By the way, if you’re worn down doing—cardio is a great way, light cardio, low intensity cardio, like, for example, I did a 45-minute walk today. Now I’m going to train with weights later on, probably right after I do this presentation, but a 45-minute walk on the treadmill, getting your heart pumping, getting your sweat on, and doing it more frequently for five days a week, that’s a great way to keep exercising and allowing your body to recover because the benefit you get from the improved circulation, that’s all great stuff.
So, we’re just talking about the really hard training. So, the resistance training, the high intensity interval training. You could even go down to one set per exercise on your resistance training and probably be okay with that and just giving yourself a break from tracking everything.
All right, that’s what you would do when you’re at the late stages, three to four to even more months in. And when you return after a break, your body’s going to respond again, just like when you first started. So don’t worry about losing ground for taking time for recovery. When you need a rest, take it, okay? You may gain a couple pounds, but again, it’s going to be glycogen and water, not fat.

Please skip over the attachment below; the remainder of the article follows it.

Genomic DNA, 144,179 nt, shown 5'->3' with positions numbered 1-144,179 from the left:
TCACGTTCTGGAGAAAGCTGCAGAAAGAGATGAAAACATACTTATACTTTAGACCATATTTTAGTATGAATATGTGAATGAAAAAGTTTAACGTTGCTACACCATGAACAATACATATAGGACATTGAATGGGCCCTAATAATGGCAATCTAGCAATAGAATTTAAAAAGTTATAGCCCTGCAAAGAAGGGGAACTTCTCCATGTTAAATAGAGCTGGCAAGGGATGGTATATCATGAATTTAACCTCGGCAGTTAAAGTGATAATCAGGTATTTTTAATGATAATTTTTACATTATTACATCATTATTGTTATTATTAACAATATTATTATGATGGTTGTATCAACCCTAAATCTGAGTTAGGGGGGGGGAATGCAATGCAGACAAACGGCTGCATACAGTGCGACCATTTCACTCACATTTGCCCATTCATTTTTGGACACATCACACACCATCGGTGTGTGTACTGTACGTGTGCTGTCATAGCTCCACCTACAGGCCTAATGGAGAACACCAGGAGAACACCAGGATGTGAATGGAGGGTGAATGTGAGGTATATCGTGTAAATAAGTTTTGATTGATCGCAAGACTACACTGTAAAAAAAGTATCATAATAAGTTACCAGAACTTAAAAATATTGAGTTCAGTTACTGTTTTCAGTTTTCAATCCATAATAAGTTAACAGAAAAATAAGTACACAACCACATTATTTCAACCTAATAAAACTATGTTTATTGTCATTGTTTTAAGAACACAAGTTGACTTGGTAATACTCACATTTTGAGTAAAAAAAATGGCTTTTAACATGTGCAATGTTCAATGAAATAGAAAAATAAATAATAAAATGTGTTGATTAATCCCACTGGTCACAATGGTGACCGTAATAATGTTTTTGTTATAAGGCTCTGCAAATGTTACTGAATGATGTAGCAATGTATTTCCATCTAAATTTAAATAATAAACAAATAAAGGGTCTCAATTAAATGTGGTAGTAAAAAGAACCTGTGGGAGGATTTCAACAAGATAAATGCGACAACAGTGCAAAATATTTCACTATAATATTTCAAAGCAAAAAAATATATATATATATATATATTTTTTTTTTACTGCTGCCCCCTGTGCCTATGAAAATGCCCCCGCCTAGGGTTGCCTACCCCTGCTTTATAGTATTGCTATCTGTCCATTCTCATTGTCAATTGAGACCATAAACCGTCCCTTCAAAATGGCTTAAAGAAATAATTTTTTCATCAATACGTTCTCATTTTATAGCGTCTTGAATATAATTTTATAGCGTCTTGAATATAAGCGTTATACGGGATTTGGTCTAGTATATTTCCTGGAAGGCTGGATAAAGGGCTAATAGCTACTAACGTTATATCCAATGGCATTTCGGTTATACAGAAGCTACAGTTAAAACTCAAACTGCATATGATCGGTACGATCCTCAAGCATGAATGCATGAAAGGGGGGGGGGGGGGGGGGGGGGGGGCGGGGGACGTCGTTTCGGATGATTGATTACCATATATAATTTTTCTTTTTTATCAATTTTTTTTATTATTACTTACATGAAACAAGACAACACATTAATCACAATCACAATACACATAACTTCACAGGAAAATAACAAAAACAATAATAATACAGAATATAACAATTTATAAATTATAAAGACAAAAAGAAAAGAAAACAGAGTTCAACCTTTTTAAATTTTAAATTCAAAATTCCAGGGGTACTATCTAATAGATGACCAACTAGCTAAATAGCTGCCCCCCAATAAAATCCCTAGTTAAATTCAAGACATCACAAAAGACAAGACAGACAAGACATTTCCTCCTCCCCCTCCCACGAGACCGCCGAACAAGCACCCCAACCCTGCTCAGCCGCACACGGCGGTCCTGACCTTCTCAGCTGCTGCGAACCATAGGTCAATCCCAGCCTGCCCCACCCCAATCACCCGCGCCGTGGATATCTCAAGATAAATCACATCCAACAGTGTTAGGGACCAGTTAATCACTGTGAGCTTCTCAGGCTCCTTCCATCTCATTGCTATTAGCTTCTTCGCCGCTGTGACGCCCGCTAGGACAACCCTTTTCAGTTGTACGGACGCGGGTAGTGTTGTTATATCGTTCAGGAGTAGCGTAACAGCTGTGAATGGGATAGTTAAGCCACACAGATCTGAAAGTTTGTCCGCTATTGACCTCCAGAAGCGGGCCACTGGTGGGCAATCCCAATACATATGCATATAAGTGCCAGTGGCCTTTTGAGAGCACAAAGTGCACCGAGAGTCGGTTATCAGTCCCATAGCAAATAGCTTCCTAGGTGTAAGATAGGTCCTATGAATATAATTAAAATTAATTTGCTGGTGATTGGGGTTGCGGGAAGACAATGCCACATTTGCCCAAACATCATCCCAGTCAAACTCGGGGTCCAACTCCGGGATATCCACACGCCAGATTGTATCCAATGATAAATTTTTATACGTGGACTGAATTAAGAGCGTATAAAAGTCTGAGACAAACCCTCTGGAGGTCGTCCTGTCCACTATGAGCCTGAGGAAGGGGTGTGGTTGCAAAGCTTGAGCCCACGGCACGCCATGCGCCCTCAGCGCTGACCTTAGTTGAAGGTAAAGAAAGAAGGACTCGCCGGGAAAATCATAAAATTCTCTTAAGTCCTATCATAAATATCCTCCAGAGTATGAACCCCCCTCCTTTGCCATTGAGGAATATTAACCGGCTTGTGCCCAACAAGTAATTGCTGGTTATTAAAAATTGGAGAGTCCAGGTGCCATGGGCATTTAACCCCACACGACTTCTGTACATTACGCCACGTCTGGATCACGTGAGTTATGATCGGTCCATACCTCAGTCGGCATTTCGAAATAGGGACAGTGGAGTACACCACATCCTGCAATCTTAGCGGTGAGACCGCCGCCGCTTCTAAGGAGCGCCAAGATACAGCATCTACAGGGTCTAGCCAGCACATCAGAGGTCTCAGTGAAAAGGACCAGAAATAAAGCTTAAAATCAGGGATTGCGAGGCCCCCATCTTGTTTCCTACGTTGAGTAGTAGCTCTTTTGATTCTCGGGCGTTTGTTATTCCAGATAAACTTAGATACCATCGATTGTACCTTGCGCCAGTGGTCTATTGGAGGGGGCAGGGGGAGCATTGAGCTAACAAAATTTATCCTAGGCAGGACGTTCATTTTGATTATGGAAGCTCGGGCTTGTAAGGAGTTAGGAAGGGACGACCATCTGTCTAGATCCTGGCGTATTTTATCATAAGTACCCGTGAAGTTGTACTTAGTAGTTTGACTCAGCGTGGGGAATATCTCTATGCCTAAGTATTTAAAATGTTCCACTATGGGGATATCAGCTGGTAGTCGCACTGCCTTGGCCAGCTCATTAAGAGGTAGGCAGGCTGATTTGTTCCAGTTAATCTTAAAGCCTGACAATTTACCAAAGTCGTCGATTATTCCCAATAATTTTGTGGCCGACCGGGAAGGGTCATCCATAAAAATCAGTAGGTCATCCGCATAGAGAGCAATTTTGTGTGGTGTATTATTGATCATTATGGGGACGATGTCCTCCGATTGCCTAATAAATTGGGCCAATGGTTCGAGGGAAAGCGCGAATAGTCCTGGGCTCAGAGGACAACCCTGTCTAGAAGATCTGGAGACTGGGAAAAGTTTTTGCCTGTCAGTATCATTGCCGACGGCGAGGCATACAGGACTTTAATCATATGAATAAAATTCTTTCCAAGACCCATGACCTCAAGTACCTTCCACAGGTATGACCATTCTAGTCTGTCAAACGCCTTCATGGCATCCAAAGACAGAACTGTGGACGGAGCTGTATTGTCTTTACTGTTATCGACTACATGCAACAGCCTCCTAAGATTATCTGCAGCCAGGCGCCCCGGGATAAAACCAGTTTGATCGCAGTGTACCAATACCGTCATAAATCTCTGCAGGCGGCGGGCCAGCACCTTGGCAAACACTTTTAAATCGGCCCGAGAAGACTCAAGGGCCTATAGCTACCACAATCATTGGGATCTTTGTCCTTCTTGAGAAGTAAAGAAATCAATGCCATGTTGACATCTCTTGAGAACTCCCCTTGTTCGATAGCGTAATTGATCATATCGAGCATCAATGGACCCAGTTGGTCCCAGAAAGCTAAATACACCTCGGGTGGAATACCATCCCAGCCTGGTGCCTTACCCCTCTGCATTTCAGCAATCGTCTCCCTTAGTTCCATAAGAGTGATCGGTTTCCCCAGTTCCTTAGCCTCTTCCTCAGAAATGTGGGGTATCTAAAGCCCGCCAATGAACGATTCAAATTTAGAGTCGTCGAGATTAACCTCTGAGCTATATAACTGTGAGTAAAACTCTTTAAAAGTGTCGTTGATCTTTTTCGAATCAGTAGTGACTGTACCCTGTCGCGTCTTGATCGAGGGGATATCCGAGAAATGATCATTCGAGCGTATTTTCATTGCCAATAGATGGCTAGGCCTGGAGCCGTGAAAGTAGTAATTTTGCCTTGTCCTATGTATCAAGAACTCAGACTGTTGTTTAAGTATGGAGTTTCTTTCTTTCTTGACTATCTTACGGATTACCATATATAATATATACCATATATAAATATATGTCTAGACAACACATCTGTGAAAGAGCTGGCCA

And when you get back to work with a fully recovered body, full of glycogen, full of water, not depleted, not dehydrated, you’re going to be amazed at how easily your blast through your new plateau. That’s how this works. So, let’s talk about this: your body adapts to everything that you throw at it, and your body wants to stay the same. That’s called homeostasis.
For example, it regulates your blood pressure, your heart rate, your breathing rate, your acid base, your alkalinity. In other words, in your blood, so many things get regulated by your body and it wants to keep this regulation, it also wants to keep your body weight. So you’ve got to kind of do things that really force your body to change.
And then you got to keep it for a while so that you adapt to this and you have a new set point. Like for me, I was really having trouble dropping below 190 for a long time. And now I’m at 181 today. So I’ve been around the 180s. And, yeah, so now I’m at a new setpoint for my weight, I’m back to the setpoint where I was in my 20s. I feel like it would even be hard to go back to 200 pounds.